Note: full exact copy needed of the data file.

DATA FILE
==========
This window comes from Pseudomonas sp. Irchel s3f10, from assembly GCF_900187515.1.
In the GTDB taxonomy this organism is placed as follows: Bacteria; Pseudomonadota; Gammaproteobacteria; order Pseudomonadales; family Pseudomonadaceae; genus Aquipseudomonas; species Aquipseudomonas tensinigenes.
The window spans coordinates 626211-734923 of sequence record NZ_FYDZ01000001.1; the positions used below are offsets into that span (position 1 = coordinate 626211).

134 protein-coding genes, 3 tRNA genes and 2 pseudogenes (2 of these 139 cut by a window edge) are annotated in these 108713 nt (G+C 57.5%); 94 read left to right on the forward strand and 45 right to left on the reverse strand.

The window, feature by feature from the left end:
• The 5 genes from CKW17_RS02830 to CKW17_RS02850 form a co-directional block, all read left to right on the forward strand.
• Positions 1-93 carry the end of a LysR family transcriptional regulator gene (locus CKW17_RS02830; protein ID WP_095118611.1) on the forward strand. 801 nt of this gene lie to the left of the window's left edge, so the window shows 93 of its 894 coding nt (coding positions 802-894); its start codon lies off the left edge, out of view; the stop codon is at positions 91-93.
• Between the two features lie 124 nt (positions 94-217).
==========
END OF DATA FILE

This window comes from Pseudomonas sp. Irchel s3f10, from assembly GCF_900187515.1.
In the GTDB taxonomy this organism is placed as follows: Bacteria; Pseudomonadota; Gammaproteobacteria; order Pseudomonadales; family Pseudomonadaceae; genus Aquipseudomonas; species Aquipseudomonas tensinigenes.
The window spans coordinates 626211-734923 of sequence record NZ_FYDZ01000001.1; the positions used below are offsets into that span (position 1 = coordinate 626211).

134 protein-coding genes, 3 tRNA genes and 2 pseudogenes (2 of these 139 cut by a window edge) are annotated in these 108713 nt (G+C 57.5%); 94 read left to right on the forward strand and 45 right to left on the reverse strand.

The window, feature by feature from the left end:
• The 5 genes from CKW17_RS02830 to CKW17_RS02850 form a co-directional block, all read left to right on the forward strand.
• Positions 1-93 carry the end of a LysR family transcriptional regulator gene (locus CKW17_RS02830; protein ID WP_095118611.1) on the forward strand. 801 nt of this gene lie to the left of the window's left edge, so the window shows 93 of its 894 coding nt (coding positions 802-894); its start codon lies off the left edge, out of view; the stop codon is at positions 91-93.
• Between the two features lie 124 nt (positions 94-217).